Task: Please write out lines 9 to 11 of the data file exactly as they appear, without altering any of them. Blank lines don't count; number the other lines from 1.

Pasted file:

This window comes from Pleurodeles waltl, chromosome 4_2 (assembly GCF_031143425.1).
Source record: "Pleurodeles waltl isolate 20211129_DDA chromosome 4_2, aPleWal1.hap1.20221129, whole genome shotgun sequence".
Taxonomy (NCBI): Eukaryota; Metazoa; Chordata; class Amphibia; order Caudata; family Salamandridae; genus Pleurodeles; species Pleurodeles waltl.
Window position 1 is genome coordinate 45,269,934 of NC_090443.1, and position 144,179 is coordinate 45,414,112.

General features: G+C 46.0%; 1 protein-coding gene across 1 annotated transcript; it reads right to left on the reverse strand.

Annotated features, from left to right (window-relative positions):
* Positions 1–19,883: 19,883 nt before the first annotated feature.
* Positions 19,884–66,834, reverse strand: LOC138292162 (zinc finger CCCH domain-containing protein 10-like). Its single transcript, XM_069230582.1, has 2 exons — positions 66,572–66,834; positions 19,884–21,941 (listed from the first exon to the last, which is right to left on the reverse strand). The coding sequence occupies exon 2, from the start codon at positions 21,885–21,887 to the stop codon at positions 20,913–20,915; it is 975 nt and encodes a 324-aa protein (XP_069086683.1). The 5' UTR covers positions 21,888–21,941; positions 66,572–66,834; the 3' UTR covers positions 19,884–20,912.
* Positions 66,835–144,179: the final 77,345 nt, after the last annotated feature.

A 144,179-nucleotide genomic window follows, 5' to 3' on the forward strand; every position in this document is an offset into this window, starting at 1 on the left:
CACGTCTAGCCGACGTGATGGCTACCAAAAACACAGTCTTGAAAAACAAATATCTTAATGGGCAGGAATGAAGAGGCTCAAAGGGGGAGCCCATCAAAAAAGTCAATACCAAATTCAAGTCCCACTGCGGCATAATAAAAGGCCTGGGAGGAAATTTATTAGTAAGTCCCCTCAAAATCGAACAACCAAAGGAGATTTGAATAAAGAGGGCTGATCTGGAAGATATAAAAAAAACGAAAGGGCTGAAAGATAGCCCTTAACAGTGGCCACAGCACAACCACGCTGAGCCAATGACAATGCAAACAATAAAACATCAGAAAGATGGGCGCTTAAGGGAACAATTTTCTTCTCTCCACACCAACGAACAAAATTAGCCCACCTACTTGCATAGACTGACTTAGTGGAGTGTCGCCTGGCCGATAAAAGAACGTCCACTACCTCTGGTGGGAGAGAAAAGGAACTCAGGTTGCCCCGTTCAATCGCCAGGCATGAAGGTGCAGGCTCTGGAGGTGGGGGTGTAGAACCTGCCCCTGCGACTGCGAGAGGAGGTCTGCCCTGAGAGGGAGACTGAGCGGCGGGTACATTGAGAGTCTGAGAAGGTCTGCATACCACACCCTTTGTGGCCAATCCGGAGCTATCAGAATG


* Positions 66,835–144,179: the final 77,345 nt, after the last annotated feature.

A 144,179-nucleotide genomic window follows, 5' to 3' on the forward strand; every position in this document is an offset into this window, starting at 1 on the left:
CACGTCTAGCCGACGTGATGGCTACCAAAAACACAGTCTTGAAAAACAAATATCTTAATGGGCAGGAATGAAGAGGCTCAAAGGGGGAGCCCATCAAAAAAGTCAATACCAAATTCAAGTCCCACTGCGGCATAATAAAAGGCCTGGGAGGAAATTTATTAGTAAGTCCCCTCAAAATCGAACAACCAAAGGAGATTTGAATAAAGAGGGCTGATCTGGAAGATATAAAAAAAACGAAAGGGCTGAAAGATAGCCCTTAACAGTGGCCACAGCACAACCACGCTGAGCCAATGACAATGCAAACAATAAAACATCAGAAAGATGGGCGCTTAAGGGAACAATTTTCTTCTCTCCACACCAACGAACAAAATTAGCCCACCTACTTGCATAGACTGACTTAGTGGAGTGTCGCCTGGCCGATAAAAGAACGTCCACTACCTCTGGTGGGAGAGAAAAGGAACTCAGGTTGCCCCGTTCAATCGCCAGGCATGAAGGTGCAGGCTCTGGAGGTGGGGGTGTAGAACCTGCCCCTGCGACTGCGAGAGGAGGTCTGCCCTGAGAGGGAGACTGAGCGGCGGGTACATTGAGAGTCTGAGAAGGTCTGCATACCACACCCTTTGTGGCCAATCCGGAGCTATCAGAATG